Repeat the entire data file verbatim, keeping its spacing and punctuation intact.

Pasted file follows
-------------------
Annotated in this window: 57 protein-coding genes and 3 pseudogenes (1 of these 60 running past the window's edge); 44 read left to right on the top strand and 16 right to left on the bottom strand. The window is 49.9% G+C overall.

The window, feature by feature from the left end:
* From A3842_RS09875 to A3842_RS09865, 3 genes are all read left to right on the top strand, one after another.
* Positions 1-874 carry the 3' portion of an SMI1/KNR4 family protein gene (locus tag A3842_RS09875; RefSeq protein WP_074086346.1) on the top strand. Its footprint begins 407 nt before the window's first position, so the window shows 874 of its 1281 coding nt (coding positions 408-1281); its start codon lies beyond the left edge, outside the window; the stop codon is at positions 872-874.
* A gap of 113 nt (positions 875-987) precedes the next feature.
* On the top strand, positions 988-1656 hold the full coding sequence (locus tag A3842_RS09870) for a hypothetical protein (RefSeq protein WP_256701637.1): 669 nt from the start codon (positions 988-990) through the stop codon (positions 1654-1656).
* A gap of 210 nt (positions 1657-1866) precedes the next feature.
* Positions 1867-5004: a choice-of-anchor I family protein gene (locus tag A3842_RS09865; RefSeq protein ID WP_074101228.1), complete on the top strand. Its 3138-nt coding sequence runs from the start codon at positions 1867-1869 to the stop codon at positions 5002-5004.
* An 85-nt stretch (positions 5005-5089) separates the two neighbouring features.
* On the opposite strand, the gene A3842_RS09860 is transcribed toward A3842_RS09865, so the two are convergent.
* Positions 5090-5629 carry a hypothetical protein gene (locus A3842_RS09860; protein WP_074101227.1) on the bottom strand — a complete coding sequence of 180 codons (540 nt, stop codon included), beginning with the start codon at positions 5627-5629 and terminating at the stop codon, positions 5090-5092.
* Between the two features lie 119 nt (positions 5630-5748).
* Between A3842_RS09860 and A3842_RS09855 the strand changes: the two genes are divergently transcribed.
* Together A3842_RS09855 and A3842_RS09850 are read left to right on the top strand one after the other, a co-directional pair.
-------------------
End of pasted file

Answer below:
Annotated in this window: 57 protein-coding genes and 3 pseudogenes (1 of these 60 running past the window's edge); 44 read left to right on the top strand and 16 right to left on the bottom strand. The window is 49.9% G+C overall.

The window, feature by feature from the left end:
* From A3842_RS09875 to A3842_RS09865, 3 genes are all read left to right on the top strand, one after another.
* Positions 1-874 carry the 3' portion of an SMI1/KNR4 family protein gene (locus tag A3842_RS09875; RefSeq protein WP_074086346.1) on the top strand. Its footprint begins 407 nt before the window's first position, so the window shows 874 of its 1281 coding nt (coding positions 408-1281); its start codon lies beyond the left edge, outside the window; the stop codon is at positions 872-874.
* A gap of 113 nt (positions 875-987) precedes the next feature.
* On the top strand, positions 988-1656 hold the full coding sequence (locus tag A3842_RS09870) for a hypothetical protein (RefSeq protein WP_256701637.1): 669 nt from the start codon (positions 988-990) through the stop codon (positions 1654-1656).
* A gap of 210 nt (positions 1657-1866) precedes the next feature.
* Positions 1867-5004: a choice-of-anchor I family protein gene (locus tag A3842_RS09865; RefSeq protein ID WP_074101228.1), complete on the top strand. Its 3138-nt coding sequence runs from the start codon at positions 1867-1869 to the stop codon at positions 5002-5004.
* An 85-nt stretch (positions 5005-5089) separates the two neighbouring features.
* On the opposite strand, the gene A3842_RS09860 is transcribed toward A3842_RS09865, so the two are convergent.
* Positions 5090-5629 carry a hypothetical protein gene (locus A3842_RS09860; protein WP_074101227.1) on the bottom strand — a complete coding sequence of 180 codons (540 nt, stop codon included), beginning with the start codon at positions 5627-5629 and terminating at the stop codon, positions 5090-5092.
* Between the two features lie 119 nt (positions 5630-5748).
* Between A3842_RS09860 and A3842_RS09855 the strand changes: the two genes are divergently transcribed.
* Together A3842_RS09855 and A3842_RS09850 are read left to right on the top strand one after the other, a co-directional pair.